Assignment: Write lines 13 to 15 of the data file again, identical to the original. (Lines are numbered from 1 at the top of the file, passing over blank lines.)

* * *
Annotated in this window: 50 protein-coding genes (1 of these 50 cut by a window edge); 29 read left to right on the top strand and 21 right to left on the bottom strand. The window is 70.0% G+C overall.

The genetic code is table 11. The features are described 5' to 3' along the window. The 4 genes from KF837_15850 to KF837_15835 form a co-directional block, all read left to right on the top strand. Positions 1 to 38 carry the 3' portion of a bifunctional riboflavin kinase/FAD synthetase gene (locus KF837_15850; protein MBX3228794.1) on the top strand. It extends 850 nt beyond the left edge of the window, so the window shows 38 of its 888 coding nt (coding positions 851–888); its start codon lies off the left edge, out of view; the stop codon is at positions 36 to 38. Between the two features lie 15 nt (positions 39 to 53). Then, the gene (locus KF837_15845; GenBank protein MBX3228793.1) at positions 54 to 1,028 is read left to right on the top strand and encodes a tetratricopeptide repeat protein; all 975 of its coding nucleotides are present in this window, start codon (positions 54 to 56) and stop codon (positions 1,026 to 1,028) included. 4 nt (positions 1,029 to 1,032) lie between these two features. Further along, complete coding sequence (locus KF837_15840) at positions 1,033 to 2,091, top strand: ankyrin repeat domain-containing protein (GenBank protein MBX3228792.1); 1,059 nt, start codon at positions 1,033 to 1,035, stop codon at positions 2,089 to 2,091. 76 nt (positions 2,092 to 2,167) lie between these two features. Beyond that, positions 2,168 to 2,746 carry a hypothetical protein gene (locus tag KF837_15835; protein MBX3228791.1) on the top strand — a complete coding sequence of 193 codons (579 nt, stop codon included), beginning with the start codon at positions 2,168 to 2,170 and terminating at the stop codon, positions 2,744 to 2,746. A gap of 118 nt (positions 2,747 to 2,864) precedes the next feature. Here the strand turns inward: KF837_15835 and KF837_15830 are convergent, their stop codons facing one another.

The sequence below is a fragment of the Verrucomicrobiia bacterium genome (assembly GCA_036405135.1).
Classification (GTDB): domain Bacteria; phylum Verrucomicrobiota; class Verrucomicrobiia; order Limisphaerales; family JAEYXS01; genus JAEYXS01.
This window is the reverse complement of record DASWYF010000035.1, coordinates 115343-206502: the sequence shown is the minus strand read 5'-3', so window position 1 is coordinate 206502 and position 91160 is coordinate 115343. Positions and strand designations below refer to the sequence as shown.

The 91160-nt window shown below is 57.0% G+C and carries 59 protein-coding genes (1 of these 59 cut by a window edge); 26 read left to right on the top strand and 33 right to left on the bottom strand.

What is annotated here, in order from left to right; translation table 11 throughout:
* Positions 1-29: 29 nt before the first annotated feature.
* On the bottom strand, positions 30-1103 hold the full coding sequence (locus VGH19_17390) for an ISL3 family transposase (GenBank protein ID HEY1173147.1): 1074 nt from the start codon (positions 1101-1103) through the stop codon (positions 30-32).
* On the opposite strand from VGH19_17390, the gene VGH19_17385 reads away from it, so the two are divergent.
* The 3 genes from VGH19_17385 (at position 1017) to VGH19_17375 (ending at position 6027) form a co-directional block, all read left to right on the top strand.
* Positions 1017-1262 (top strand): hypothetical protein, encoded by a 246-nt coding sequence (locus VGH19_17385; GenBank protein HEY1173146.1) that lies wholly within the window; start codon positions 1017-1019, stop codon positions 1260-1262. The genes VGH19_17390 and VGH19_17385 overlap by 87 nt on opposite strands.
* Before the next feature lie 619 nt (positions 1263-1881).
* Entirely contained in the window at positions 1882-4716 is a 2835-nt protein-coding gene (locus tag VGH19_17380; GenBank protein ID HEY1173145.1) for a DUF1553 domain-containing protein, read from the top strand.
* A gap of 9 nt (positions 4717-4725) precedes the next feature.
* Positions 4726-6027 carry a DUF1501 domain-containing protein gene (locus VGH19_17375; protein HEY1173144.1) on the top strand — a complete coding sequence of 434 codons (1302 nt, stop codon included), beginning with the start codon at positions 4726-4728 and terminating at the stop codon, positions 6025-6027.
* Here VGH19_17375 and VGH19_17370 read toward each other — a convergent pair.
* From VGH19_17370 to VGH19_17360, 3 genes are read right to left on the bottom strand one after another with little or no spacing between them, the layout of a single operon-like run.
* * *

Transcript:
* Before the next feature lie 619 nt (positions 1263-1881).
* Entirely contained in the window at positions 1882-4716 is a 2835-nt protein-coding gene (locus tag VGH19_17380; GenBank protein ID HEY1173145.1) for a DUF1553 domain-containing protein, read from the top strand.
* A gap of 9 nt (positions 4717-4725) precedes the next feature.